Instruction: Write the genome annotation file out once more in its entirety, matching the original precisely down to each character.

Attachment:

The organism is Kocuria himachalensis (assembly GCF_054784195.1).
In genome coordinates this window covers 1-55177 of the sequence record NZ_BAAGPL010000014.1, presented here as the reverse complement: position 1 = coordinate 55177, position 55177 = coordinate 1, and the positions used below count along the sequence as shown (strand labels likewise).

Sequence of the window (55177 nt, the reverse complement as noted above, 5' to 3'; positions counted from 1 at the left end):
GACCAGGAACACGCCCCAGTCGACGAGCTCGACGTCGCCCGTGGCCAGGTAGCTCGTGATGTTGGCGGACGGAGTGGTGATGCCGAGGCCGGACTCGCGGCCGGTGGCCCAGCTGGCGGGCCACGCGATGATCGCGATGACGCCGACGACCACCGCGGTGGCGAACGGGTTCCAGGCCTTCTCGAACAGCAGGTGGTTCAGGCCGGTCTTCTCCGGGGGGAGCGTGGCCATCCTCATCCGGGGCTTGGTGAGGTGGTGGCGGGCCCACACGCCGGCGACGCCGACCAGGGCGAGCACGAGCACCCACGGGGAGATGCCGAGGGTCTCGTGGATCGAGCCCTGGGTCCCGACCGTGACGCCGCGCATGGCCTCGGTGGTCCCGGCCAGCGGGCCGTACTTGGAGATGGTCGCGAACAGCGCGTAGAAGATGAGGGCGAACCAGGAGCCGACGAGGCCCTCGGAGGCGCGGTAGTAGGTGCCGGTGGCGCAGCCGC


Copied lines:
The organism is Kocuria himachalensis (assembly GCF_054784195.1).
In genome coordinates this window covers 1-55177 of the sequence record NZ_BAAGPL010000014.1, presented here as the reverse complement: position 1 = coordinate 55177, position 55177 = coordinate 1, and the positions used below count along the sequence as shown (strand labels likewise).

Sequence of the window (55177 nt, the reverse complement as noted above, 5' to 3'; positions counted from 1 at the left end):
GACCAGGAACACGCCCCAGTCGACGAGCTCGACGTCGCCCGTGGCCAGGTAGCTCGTGATGTTGGCGGACGGAGTGGTGATGCCGAGGCCGGACTCGCGGCCGGTGGCCCAGCTGGCGGGCCACGCGATGATCGCGATGACGCCGACGACCACCGCGGTGGCGAACGGGTTCCAGGCCTTCTCGAACAGCAGGTGGTTCAGGCCGGTCTTCTCCGGGGGGAGCGTGGCCATCCTCATCCGGGGCTTGGTGAGGTGGTGGCGGGCCCACACGCCGGCGACGCCGACCAGGGCGAGCACGAGCACCCACGGGGAGATGCCGAGGGTCTCGTGGATCGAGCCCTGGGTCCCGACCGTGACGCCGCGCATGGCCTCGGTGGTCCCGGCCAGCGGGCCGTACTTGGAGATGGTCGCGAACAGCGCGTAGAAGATGAGGGCGAACCAGGAGCCGACGAGGCCCTCGGAGGCGCGGTAGTAGGTGCCGGTGGCGCAGCCGC